In a recent study published in Physical Activity and Health, a group of researchers examined the relationship between aging anxiety and its four constructs with physical activity (PA) levels and attitudes in middle-aged and older African Americans.
Anxiety about aging involves concerns surrounding the process of growing older, potentially resulting in psychological effects like depression and isolation. This anxiety is characterized by fears associated with old age, mental distress, worries about physical changes, and concerns over losing independence.
Most studies on aging anxiety have focused on younger or older adults, but not middle-aged. As people age, anxiety levels typically decrease due to adaptation. Positive attitudes towards aging promote healthier behaviors, whereas negative views can harm physical and psychological health.
Notably, African Americans experience higher aging anxiety compared to Whites, coupled with increased physical inactivity rates and numerous barriers to exercise. Given the unique aging anxieties and physical inactivity trends among African Americans and the limited studies on middle-aged adults, there is a need for further research on the interplay between aging anxiety, attitudes towards physical activity, and actual engagement in PA within this demographic.
About the study
In the present cross-sectional study, 178 African American adults aged 40 and above were chosen from a broader sample of 1,250 community-dwelling adults. The participants were sourced from Qualtrics between September and November 2020, spanning six states and Washington D.C. The participants were selected based on their ability to understand and answer the survey questions and their internet access, aiming to represent various age and racial groups.
The survey used established instruments to gather data on socio-demographic details, aging anxiety, and attitudes and participation in PA. Aging anxiety was measured using Lasher and Faulkender's 1993 scale, while attitudes toward PA were based on the Theory of Planned Behavior. This explored participants' enjoyment of PA and their perceived benefits and drawbacks.
The study also employed the National Health Interview Survey Questionnaire to assess PA practices and intentions. Those unable to engage in certain activities were included in the analysis. The 20-item validated aging anxiety scale assessed fears of older adults, physical appearance changes, psychological issues, and fear of loss. Demographic details and body mass index (BMI) (calculated from self-reported height and weight) were collected. The data analysis, done with SAS 9.4, incorporated various statistical tests, considering significance at p < 0.05.
Most of the study's participants were female, accounting for 62.3%, and the average age was 61.5 years. Most participants, about 73.6%, had an education beyond high school, and 67% identified as single. Approximately two-thirds earned an annual income below $50,000. Half resided in urban areas. The participants' average body mass index (BMI) was 30.2 kg/m2, with nearly three-quarters being classified as overweight or obese.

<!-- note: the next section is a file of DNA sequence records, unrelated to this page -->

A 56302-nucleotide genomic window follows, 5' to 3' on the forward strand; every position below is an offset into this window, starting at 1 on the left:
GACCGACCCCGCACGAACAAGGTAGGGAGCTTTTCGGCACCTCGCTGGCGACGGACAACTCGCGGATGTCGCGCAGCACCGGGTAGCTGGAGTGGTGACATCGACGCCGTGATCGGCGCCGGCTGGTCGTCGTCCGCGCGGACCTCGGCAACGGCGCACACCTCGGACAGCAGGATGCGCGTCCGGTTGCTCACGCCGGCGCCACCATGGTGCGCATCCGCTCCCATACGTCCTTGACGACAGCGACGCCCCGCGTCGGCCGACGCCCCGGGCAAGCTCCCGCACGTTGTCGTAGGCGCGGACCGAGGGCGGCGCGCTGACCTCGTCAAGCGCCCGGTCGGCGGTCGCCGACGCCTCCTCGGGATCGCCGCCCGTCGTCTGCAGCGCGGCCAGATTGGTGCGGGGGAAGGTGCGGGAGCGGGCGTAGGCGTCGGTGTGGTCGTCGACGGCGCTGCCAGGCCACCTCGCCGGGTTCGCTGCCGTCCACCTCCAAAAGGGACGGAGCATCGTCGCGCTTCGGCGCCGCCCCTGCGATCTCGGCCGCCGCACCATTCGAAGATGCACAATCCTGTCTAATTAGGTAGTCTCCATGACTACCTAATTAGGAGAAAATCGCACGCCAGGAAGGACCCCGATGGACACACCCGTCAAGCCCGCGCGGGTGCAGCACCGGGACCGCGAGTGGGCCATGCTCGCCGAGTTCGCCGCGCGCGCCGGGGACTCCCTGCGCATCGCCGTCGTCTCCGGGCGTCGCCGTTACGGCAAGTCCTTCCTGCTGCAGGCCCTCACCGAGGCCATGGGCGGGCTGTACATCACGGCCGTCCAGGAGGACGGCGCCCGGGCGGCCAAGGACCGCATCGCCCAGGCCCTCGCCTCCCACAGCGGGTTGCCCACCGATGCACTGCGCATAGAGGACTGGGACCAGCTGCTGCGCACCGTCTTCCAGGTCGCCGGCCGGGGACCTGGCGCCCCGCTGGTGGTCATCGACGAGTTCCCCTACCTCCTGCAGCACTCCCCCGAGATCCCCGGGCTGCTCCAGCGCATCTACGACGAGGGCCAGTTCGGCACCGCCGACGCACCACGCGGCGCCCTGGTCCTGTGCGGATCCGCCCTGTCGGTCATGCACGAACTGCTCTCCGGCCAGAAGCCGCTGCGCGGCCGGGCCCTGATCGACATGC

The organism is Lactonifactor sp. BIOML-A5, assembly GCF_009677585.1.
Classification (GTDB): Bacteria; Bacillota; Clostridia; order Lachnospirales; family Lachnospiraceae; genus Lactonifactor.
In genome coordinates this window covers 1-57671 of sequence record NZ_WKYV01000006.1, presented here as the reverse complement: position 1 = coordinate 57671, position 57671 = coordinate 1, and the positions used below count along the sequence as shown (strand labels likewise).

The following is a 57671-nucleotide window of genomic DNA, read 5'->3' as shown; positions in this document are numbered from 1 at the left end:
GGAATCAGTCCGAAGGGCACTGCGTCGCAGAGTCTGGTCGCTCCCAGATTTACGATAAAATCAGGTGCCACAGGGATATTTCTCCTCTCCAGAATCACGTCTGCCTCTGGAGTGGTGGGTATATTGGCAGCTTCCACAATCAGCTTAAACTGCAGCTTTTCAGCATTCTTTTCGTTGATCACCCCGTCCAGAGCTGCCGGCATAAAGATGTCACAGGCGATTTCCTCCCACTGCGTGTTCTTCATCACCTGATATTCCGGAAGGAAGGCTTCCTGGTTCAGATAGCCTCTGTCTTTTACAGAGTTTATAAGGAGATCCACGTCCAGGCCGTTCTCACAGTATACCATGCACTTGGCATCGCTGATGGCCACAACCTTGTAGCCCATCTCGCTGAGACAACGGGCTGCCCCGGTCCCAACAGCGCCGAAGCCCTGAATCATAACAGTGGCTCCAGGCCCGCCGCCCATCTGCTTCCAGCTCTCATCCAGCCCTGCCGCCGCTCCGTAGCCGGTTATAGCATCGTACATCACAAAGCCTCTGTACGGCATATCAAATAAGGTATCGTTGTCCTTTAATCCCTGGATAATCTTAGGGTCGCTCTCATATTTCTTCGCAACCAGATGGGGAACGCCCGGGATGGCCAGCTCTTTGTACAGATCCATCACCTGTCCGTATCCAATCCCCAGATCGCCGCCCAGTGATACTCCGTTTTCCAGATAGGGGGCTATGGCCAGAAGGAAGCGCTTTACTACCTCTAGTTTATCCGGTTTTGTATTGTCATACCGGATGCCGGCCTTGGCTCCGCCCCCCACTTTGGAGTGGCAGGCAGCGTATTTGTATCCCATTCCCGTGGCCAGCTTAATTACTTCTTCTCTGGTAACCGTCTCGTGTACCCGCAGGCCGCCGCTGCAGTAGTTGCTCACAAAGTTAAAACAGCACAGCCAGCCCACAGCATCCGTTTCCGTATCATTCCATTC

When considering aging anxiety constructs, the highest score was attributed to the fear of older adults. Other concerns followed in descending order: psychological concerns, physical appearance, and fear of loss. The total aging anxiety score among African Americans was found to be 65.44. Most participants associated PA with routine daily activities, like walking, over more structured activities, like stretching or strengthening exercises. Their attitude towards PA was more about recognizing its pros and cons than seeing it as a pleasant activity.
Gender played a role in some of the anxiety constructs. For instance, females were more concerned about psychological aspects than males. There was also a notable connection between fear of loss and factors like marital status and income; those married and with a higher income had more anxiety. Generally, female participants showed a higher mean score for aging anxiety than their male peers.
There was a correlation between the intention to exercise and specific aging anxieties. For instance, a strong intention to exercise regularly was linked with a fear of older adults. Interestingly, the overall score for aging anxiety was positively related to the intention of participating in general physical activities. Additionally, positive attitudes towards PA, like viewing it as beneficial or enjoyable, were linked with lesser fear of older adults and fewer psychological concerns.
From the study, specific insights revealed that gender and perception of PA enjoyment were significant determinants of fear towards older adults. Women were more likely than men to harbor this fear. Moreover, age played a role in concerns about physical appearance. Those in the 40-49 and 50-59 age groups were more anxious about their looks than older participants.
Engaging in strengthening exercises was tied to reduced concerns about appearance. Marital status and income were associated with fear of loss, with those earning under $20,000 annually fearing loss more than those in higher income brackets.
The study concluded by highlighting that gender and attitudes towards PA were predictors of aging anxiety. Women were more likely than men to experience this anxiety. However, positive attitudes towards PA, particularly the enjoyment derived from it, were associated with reduced levels of aging anxiety.